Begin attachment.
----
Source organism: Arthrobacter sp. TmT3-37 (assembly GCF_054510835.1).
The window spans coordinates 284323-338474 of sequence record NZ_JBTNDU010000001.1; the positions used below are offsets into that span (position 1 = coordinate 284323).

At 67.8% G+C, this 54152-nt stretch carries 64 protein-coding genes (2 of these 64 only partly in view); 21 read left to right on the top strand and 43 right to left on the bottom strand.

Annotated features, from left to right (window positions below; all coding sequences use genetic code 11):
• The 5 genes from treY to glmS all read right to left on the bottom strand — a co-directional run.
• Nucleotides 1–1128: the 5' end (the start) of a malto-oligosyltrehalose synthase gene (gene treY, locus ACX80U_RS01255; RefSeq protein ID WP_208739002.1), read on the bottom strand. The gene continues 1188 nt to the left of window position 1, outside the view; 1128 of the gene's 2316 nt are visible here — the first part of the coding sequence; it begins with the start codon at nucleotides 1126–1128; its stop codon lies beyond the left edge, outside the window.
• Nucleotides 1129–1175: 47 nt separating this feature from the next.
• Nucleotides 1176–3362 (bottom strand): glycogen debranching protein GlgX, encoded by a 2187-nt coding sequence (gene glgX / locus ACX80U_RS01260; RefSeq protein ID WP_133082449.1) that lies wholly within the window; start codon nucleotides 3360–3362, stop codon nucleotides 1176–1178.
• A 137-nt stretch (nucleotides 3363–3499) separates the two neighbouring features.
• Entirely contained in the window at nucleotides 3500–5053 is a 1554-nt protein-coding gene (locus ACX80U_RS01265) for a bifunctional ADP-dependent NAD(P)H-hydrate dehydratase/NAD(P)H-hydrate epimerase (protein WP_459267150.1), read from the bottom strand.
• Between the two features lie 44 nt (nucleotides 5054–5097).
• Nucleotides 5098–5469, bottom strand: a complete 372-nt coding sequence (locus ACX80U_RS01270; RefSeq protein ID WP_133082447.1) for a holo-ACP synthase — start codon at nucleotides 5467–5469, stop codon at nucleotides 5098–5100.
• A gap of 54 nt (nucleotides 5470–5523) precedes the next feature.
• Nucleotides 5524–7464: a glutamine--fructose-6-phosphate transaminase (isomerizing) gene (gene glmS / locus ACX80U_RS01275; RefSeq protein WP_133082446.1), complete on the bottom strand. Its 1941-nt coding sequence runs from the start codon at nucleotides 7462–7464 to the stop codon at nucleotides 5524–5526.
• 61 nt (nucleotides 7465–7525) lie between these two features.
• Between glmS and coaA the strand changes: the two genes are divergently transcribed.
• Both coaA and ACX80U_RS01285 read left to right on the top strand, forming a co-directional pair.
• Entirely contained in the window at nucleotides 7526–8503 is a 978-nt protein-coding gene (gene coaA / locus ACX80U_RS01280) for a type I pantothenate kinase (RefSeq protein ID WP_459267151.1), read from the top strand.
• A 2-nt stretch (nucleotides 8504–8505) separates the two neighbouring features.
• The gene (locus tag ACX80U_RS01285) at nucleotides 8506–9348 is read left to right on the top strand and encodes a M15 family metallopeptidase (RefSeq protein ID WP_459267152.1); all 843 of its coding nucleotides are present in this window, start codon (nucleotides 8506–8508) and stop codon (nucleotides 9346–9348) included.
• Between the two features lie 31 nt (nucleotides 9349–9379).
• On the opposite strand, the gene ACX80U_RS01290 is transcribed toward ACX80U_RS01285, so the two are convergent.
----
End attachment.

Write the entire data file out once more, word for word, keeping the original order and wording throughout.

Source organism: Arthrobacter sp. TmT3-37 (assembly GCF_054510835.1).
The window spans coordinates 284323-338474 of sequence record NZ_JBTNDU010000001.1; the positions used below are offsets into that span (position 1 = coordinate 284323).

At 67.8% G+C, this 54152-nt stretch carries 64 protein-coding genes (2 of these 64 only partly in view); 21 read left to right on the top strand and 43 right to left on the bottom strand.

Annotated features, from left to right (window positions below; all coding sequences use genetic code 11):
• The 5 genes from treY to glmS all read right to left on the bottom strand — a co-directional run.
• Nucleotides 1–1128: the 5' end (the start) of a malto-oligosyltrehalose synthase gene (gene treY, locus ACX80U_RS01255; RefSeq protein ID WP_208739002.1), read on the bottom strand. The gene continues 1188 nt to the left of window position 1, outside the view; 1128 of the gene's 2316 nt are visible here — the first part of the coding sequence; it begins with the start codon at nucleotides 1126–1128; its stop codon lies beyond the left edge, outside the window.
• Nucleotides 1129–1175: 47 nt separating this feature from the next.
• Nucleotides 1176–3362 (bottom strand): glycogen debranching protein GlgX, encoded by a 2187-nt coding sequence (gene glgX / locus ACX80U_RS01260; RefSeq protein ID WP_133082449.1) that lies wholly within the window; start codon nucleotides 3360–3362, stop codon nucleotides 1176–1178.
• A 137-nt stretch (nucleotides 3363–3499) separates the two neighbouring features.
• Entirely contained in the window at nucleotides 3500–5053 is a 1554-nt protein-coding gene (locus ACX80U_RS01265) for a bifunctional ADP-dependent NAD(P)H-hydrate dehydratase/NAD(P)H-hydrate epimerase (protein WP_459267150.1), read from the bottom strand.
• Between the two features lie 44 nt (nucleotides 5054–5097).
• Nucleotides 5098–5469, bottom strand: a complete 372-nt coding sequence (locus ACX80U_RS01270; RefSeq protein ID WP_133082447.1) for a holo-ACP synthase — start codon at nucleotides 5467–5469, stop codon at nucleotides 5098–5100.
• A gap of 54 nt (nucleotides 5470–5523) precedes the next feature.
• Nucleotides 5524–7464: a glutamine--fructose-6-phosphate transaminase (isomerizing) gene (gene glmS / locus ACX80U_RS01275; RefSeq protein WP_133082446.1), complete on the bottom strand. Its 1941-nt coding sequence runs from the start codon at nucleotides 7462–7464 to the stop codon at nucleotides 5524–5526.
• 61 nt (nucleotides 7465–7525) lie between these two features.
• Between glmS and coaA the strand changes: the two genes are divergently transcribed.
• Both coaA and ACX80U_RS01285 read left to right on the top strand, forming a co-directional pair.
• Entirely contained in the window at nucleotides 7526–8503 is a 978-nt protein-coding gene (gene coaA / locus ACX80U_RS01280) for a type I pantothenate kinase (RefSeq protein ID WP_459267151.1), read from the top strand.
• A 2-nt stretch (nucleotides 8504–8505) separates the two neighbouring features.
• The gene (locus tag ACX80U_RS01285) at nucleotides 8506–9348 is read left to right on the top strand and encodes a M15 family metallopeptidase (RefSeq protein ID WP_459267152.1); all 843 of its coding nucleotides are present in this window, start codon (nucleotides 8506–8508) and stop codon (nucleotides 9346–9348) included.
• Between the two features lie 31 nt (nucleotides 9349–9379).
• On the opposite strand, the gene ACX80U_RS01290 is transcribed toward ACX80U_RS01285, so the two are convergent.